The Ascent of Denali

Ascent of Denali coverHudson Stuck (1865–1920), known as the Archdeacon of the Yukon and the Arctic, was an Episcopal priest, social reformer, and mountain climber in the territory of Alaska who co-led the first expedition to successfully climb Denali (Mount McKinley) in June, 1913. He wrote a book based on the climb, The Ascent of Denali (Mount McKinley): A Narrative of the First Complete Ascent of the Highest Peak in North America, which was published in February, 1914 by Charles Scribers Sons, New York.

Born in London in 1865, Stuck graduated from King’s College London and in 1885, eager to experience the “wide-open spaces” heralded in a railway advertisement, he immigrated to the United States. He worked in Texas for several years as a cowboy and a teacher, eventually turning to studying theology. After his training Stuck was ordained as an Episcopal priest and became the dean of St. Matthew’s Cathedral in Dallas in 1896. His notable accomplishments during this time included founding a home for indigent women, a boys’ school, and a children’s home; and in 1903 he pioneered the first state law to curb the “indefensible abuse” of child labor.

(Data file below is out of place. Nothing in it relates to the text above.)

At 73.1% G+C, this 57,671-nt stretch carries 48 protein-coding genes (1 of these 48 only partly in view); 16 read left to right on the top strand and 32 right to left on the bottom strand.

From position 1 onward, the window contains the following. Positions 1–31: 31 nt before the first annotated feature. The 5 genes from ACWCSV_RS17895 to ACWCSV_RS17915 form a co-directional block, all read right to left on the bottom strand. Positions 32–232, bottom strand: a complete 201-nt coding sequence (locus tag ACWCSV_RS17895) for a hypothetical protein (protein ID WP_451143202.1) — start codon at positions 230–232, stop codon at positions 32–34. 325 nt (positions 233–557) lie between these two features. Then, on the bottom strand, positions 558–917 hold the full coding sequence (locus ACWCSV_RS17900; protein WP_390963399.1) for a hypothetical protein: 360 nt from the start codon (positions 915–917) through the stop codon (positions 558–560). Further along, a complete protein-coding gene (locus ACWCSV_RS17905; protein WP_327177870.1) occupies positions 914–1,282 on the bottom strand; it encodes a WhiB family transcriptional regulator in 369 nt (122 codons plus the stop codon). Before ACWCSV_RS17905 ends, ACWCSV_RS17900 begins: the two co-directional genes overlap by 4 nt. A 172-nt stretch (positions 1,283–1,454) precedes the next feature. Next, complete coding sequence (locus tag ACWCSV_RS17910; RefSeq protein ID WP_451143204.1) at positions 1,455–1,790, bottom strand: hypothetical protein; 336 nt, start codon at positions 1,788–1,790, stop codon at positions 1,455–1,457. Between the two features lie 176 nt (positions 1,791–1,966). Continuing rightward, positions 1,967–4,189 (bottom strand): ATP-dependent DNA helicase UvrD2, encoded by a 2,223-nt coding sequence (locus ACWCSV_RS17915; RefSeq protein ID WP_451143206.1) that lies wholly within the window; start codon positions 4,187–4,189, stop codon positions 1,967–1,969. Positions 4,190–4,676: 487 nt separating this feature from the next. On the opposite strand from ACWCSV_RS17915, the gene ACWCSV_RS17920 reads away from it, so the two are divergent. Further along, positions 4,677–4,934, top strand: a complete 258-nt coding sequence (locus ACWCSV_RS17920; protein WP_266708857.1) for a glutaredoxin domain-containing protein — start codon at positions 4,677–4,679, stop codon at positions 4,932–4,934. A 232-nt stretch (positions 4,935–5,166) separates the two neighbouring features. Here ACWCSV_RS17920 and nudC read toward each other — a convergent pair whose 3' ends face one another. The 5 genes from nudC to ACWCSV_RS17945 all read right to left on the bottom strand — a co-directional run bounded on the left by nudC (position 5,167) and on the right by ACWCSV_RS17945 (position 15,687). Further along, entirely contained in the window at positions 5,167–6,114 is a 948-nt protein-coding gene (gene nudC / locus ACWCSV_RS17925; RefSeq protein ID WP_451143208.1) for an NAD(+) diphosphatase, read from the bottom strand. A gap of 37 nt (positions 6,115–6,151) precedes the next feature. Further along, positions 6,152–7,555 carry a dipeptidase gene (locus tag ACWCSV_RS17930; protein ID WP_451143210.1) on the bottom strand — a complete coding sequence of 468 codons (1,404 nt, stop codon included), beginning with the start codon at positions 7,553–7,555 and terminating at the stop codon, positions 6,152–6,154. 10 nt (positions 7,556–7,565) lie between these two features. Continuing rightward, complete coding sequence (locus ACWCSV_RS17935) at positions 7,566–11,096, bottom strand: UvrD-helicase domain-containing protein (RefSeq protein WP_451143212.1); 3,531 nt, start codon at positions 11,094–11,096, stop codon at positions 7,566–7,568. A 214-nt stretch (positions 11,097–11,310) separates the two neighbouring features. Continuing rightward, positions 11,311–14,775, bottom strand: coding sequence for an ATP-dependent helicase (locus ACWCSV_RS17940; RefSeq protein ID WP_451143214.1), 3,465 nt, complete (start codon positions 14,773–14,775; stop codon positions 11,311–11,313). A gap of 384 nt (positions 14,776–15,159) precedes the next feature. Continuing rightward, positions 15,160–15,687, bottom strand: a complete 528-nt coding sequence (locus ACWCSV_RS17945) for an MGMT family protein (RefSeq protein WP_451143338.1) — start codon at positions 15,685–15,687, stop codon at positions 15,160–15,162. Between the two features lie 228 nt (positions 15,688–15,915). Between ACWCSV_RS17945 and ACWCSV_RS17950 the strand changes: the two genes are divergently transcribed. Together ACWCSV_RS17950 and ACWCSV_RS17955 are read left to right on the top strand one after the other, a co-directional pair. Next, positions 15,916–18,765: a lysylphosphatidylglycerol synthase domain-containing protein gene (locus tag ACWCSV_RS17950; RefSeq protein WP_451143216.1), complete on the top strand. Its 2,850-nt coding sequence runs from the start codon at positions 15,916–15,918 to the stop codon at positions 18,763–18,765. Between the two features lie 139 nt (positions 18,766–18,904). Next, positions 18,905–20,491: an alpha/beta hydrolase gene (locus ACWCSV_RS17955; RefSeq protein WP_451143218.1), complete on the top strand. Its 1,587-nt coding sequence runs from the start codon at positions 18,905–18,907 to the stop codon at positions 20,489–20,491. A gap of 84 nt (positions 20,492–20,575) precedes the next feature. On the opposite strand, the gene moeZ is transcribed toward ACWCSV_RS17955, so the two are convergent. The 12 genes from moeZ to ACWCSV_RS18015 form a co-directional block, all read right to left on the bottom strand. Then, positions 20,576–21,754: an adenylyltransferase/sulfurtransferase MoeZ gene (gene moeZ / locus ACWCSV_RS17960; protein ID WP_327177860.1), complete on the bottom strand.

Hudson Stuck with sigStill seeking a more challenging and adventurous life, Hudson Stuck moved to Alaska in 1904 to serve with Episcopal Church Missionary Bishop Peter Trimble Rowe, under the title Archdeacon of the Yukon and the Arctic, covering a territory of 250,000 square miles across northern Alaska. Stuck set right to work his first year in the north, helping to establish a church, mission and hospital at the new boomtown of Fairbanks. Over the next decade Archdeacon Stuck founded numerous missions and schools for Alaskan natives, and he visited them regularly, ministering also to miners and woodchoppers, and championing the plight of the Indians and Eskimos.